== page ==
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The Best Ways to Cook Asparagus

by белый

A Good Appetite

You don’t just have to roast those stalks. These three easy techniques can bring out the delicious best from the spring favorite.

The first blush of asparagus season never gets old. Every April, seeing those violet-tipped bunches at the farmers’ market sends my pulse zipping and my mind whirling. Dreaming up new ways of preparing them is almost as thrilling as eating them, though clearly not as satiating.

Because asparagus cook so quickly and are delightful at any stage of doneness — crisp-tender, velvety soft and even raw, if very fresh — they take well to a host of techniques.

Lately, roasting has been my go-to. It’s not necessarily easier or faster than any other method, but I love how the oven’s heat intensifies asparagus’ flavors, caramelizing and sweetening the stalks while the tips get crispy. It’s also convenient. Asparagus roasts beautifully at any temperature from 375 degrees to 450 degrees, which means I can throw a pan of oiled, salted spears into the oven along with whatever else I’m making for dinner. Add a drizzle of yogurt or good olive oil, and some chopped herbs or scallions, and you get a nearly effortless side dish with charm and sophistication.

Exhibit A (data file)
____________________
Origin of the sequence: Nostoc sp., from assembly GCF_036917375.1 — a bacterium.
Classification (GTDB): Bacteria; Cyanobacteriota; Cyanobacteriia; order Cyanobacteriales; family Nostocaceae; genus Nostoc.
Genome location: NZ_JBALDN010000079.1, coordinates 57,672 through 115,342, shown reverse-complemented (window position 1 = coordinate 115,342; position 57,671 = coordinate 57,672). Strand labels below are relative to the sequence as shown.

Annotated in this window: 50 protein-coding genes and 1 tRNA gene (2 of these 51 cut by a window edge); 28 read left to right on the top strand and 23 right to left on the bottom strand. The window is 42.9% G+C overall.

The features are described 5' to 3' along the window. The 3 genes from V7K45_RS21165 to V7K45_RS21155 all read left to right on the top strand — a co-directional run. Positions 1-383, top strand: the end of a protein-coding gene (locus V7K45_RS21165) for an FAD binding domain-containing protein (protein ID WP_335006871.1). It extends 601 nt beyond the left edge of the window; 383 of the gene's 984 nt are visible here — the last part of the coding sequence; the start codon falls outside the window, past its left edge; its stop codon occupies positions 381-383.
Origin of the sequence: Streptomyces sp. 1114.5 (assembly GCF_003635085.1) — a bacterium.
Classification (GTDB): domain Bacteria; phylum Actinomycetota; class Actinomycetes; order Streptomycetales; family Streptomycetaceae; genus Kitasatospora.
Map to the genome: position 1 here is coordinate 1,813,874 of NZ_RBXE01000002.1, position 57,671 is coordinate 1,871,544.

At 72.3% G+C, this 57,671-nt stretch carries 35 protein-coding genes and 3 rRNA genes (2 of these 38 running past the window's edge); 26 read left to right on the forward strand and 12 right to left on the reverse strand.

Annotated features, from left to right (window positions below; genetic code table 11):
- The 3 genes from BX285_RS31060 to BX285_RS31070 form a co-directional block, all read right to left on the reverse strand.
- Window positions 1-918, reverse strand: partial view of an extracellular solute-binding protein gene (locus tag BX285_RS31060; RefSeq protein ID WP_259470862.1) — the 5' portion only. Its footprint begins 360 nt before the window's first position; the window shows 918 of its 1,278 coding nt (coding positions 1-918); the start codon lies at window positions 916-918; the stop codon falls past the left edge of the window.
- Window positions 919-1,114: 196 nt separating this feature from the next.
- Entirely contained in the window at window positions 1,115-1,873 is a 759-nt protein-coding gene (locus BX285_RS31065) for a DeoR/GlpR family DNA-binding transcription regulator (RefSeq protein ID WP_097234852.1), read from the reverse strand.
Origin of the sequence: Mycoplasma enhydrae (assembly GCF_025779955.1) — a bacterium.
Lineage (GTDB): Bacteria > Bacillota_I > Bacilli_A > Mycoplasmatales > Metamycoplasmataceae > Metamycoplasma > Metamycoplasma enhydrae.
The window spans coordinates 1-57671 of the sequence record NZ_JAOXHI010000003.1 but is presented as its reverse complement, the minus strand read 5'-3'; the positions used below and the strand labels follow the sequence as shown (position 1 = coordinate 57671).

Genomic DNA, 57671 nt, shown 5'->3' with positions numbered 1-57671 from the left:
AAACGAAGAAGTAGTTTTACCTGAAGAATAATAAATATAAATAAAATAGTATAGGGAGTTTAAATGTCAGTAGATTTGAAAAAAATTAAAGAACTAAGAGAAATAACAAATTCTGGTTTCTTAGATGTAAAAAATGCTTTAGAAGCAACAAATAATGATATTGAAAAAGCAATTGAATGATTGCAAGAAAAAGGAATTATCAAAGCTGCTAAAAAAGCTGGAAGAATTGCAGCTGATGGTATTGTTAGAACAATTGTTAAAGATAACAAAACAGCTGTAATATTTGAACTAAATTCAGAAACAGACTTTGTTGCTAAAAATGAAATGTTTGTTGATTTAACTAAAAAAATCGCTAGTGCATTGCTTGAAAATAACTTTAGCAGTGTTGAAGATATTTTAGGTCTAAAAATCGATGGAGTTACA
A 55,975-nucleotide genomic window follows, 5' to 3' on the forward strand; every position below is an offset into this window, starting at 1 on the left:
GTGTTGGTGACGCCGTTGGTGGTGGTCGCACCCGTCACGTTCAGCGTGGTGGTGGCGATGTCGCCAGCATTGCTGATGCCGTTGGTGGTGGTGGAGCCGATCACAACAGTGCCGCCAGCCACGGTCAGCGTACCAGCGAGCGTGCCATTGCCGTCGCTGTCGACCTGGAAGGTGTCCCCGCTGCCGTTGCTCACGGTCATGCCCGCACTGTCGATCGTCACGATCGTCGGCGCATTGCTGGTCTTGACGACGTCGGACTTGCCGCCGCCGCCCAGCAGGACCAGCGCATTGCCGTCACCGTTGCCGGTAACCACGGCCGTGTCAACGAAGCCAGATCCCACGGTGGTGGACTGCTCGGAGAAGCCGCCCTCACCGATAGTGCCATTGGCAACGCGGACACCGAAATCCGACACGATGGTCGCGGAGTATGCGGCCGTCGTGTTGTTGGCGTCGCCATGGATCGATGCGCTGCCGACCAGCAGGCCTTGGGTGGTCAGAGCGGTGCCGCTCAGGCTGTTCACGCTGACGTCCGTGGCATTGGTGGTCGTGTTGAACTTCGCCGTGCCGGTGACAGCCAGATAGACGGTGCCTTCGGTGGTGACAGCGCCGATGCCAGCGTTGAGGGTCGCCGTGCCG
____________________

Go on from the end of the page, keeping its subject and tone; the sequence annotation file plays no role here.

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This spring, though, I wanted to focus on some other cooking techniques that would both highlight asparagus’s versatility and coax a wide range of qualities from the leaf-green stalks.

Broiling

I started with broiling, which is roasting-adjacent. But where roasting surrounds the stalks with relatively even and gentle heat, broiling blasts them fiercely and directly, singing them until blackened outside, tender and sweet within.

Broiled asparagus has an intense flavor, so I wanted to match it with a pungent sauce. While the spears were under the broiler, I whisked together a simple miso glaze, flavored with sake, mirin and sesame oil, and brushed it on during the last few minutes of cooking. To make the dish more substantial (and for a soft, mild contrast), I added tofu.

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